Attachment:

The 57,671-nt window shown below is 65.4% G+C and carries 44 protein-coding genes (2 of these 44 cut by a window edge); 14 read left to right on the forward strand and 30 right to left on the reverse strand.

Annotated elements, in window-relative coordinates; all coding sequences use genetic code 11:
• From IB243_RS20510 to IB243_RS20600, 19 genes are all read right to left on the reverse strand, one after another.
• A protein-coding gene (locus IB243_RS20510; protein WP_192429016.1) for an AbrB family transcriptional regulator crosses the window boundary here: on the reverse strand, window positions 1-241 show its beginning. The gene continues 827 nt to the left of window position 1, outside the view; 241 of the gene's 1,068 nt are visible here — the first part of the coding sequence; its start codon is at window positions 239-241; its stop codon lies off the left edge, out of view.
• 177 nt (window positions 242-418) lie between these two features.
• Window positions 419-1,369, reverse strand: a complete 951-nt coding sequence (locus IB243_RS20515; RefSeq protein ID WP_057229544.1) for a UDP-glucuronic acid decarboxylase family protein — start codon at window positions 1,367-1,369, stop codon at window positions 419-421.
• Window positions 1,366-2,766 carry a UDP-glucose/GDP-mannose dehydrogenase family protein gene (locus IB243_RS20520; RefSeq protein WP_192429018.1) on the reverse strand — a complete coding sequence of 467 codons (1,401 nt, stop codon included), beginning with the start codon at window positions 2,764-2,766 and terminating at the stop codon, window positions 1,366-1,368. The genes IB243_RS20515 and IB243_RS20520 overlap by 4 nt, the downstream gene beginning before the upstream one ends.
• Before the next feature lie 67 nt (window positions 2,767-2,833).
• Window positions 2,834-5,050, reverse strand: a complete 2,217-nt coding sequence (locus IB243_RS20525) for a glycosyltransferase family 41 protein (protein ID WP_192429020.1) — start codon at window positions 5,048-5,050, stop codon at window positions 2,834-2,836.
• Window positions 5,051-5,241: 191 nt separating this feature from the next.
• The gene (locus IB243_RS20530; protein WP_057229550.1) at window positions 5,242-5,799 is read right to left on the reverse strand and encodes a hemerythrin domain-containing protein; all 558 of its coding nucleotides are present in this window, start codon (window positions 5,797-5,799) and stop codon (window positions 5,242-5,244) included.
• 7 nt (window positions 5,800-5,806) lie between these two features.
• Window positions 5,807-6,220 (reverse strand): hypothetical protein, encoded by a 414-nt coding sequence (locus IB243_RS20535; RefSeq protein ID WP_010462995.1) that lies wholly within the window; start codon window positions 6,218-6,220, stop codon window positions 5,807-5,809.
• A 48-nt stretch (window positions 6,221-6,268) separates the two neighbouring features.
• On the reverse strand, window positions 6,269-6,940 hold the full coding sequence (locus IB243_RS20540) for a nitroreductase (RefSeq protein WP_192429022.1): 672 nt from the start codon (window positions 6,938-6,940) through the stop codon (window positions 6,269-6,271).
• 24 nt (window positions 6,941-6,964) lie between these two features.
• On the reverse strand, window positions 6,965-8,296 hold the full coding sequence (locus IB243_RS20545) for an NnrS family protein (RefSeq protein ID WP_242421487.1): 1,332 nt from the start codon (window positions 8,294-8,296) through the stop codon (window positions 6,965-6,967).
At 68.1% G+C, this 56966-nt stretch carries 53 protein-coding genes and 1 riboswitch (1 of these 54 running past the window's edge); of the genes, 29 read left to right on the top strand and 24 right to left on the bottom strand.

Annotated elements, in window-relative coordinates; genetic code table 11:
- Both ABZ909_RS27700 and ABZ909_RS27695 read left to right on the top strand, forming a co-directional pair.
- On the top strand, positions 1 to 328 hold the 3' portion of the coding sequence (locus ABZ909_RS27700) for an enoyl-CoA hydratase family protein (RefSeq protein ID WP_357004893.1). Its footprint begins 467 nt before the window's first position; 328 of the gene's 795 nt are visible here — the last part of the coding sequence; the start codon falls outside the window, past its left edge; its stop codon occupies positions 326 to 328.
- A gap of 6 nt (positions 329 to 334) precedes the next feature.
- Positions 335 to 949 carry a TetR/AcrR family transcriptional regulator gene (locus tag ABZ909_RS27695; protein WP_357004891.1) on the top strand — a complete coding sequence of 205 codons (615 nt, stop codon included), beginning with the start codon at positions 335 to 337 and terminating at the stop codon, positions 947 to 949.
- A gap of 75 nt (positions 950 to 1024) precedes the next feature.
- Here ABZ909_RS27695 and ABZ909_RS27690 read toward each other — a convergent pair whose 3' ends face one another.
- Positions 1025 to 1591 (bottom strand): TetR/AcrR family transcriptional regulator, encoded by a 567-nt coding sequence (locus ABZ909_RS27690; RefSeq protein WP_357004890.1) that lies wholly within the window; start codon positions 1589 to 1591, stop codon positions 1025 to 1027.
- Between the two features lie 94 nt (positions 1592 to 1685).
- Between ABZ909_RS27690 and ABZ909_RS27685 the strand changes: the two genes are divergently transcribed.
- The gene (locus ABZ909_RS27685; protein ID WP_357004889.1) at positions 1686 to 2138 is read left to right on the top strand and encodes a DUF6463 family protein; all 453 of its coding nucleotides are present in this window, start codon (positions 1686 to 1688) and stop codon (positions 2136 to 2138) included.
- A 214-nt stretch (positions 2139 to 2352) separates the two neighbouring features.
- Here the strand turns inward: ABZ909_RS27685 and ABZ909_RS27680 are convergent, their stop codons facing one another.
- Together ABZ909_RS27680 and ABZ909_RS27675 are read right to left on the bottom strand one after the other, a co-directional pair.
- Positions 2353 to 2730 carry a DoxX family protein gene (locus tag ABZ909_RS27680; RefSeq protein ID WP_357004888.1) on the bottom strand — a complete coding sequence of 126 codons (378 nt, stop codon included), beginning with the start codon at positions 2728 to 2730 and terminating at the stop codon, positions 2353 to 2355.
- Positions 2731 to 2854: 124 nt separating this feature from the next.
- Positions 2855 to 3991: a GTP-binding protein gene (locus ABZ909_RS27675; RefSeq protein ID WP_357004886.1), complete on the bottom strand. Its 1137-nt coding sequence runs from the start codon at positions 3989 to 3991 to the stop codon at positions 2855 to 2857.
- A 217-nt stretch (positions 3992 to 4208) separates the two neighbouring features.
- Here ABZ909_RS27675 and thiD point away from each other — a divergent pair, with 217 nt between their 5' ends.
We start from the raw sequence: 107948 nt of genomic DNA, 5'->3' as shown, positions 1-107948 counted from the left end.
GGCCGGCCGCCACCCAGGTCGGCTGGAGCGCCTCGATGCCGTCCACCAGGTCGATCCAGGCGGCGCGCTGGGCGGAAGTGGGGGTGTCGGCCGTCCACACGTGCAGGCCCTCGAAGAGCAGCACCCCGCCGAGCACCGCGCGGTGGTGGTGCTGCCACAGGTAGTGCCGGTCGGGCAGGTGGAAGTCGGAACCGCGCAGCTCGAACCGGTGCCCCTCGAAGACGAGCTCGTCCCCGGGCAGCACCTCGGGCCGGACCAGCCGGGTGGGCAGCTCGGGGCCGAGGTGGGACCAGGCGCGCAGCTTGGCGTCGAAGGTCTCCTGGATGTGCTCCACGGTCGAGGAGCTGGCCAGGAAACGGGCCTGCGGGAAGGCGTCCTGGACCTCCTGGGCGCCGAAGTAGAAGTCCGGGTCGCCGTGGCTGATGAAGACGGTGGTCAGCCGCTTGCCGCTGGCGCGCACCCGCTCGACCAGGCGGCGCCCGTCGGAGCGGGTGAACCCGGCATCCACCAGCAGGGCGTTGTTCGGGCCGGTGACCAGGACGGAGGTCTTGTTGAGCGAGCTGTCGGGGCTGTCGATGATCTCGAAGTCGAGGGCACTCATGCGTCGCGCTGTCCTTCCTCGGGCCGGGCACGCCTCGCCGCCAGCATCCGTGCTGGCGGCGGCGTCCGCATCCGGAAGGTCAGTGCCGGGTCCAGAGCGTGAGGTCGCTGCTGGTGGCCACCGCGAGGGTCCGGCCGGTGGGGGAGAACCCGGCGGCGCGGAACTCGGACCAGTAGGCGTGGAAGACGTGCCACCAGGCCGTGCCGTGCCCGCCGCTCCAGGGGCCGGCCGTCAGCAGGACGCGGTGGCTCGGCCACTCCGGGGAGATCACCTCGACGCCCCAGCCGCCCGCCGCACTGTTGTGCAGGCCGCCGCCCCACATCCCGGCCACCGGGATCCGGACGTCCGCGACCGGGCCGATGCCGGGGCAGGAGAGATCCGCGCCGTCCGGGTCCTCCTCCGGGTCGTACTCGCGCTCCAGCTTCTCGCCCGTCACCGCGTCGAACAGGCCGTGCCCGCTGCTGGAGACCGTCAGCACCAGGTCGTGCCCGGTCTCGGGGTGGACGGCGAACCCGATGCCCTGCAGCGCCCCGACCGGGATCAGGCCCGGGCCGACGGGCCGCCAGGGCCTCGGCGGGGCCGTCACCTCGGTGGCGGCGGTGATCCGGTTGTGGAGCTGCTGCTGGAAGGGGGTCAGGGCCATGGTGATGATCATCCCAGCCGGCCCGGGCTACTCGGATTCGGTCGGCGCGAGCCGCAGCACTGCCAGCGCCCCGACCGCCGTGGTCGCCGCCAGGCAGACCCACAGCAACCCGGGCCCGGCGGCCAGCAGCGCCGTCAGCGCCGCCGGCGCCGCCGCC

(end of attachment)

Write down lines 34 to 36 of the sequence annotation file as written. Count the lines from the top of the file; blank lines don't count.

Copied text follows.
- Positions 2731 to 2854: 124 nt separating this feature from the next.
- Positions 2855 to 3991: a GTP-binding protein gene (locus ABZ909_RS27675; RefSeq protein ID WP_357004886.1), complete on the bottom strand. Its 1137-nt coding sequence runs from the start codon at positions 3989 to 3991 to the stop codon at positions 2855 to 2857.
- A 217-nt stretch (positions 3992 to 4208) separates the two neighbouring features.